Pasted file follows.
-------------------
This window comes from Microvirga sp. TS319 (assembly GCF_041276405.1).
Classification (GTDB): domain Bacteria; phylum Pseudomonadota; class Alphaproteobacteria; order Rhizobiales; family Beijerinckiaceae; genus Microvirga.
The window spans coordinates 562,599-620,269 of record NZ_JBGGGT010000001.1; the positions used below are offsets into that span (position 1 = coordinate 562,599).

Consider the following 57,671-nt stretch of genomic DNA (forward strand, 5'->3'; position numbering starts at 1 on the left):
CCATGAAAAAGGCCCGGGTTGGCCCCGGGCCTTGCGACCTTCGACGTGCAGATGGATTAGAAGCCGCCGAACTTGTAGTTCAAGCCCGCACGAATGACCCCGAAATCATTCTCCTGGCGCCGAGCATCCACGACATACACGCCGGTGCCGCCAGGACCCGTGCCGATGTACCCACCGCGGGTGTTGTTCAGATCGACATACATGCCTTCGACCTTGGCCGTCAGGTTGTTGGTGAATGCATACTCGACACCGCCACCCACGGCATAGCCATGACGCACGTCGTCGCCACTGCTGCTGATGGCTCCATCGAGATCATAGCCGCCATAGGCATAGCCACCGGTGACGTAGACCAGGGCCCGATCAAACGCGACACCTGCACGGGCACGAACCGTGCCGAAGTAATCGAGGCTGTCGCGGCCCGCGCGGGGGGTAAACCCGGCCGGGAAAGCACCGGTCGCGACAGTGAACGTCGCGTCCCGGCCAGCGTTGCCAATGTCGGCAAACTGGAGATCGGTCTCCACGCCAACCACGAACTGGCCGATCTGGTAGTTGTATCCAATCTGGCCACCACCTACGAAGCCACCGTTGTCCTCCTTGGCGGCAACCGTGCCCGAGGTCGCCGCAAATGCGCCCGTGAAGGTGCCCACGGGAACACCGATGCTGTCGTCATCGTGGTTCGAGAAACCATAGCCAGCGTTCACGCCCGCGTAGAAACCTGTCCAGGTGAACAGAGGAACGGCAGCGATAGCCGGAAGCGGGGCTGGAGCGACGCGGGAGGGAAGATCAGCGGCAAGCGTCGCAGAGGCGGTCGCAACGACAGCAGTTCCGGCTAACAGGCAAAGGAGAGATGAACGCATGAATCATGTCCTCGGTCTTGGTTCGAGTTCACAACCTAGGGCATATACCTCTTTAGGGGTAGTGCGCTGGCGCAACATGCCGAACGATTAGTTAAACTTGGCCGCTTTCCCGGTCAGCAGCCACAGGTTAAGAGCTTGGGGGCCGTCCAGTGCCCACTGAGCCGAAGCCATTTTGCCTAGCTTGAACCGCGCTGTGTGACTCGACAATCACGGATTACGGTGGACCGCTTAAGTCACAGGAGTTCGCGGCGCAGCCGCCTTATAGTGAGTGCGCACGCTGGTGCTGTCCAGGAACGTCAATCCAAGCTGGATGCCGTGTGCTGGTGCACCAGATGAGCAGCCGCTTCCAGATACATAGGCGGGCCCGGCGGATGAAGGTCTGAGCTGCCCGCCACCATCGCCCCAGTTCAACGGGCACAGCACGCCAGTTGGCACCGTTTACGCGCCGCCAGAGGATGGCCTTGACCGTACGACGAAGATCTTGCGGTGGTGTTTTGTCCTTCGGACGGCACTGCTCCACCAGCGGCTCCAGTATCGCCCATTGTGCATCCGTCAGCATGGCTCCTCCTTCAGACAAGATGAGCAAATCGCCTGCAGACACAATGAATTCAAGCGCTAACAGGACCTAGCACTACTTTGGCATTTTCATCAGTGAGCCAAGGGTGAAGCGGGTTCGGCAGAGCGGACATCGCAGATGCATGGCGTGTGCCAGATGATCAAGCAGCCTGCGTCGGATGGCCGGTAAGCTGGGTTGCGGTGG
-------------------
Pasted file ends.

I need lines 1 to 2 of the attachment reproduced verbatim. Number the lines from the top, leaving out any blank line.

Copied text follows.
This window comes from Microvirga sp. TS319 (assembly GCF_041276405.1).
Classification (GTDB): domain Bacteria; phylum Pseudomonadota; class Alphaproteobacteria; order Rhizobiales; family Beijerinckiaceae; genus Microvirga.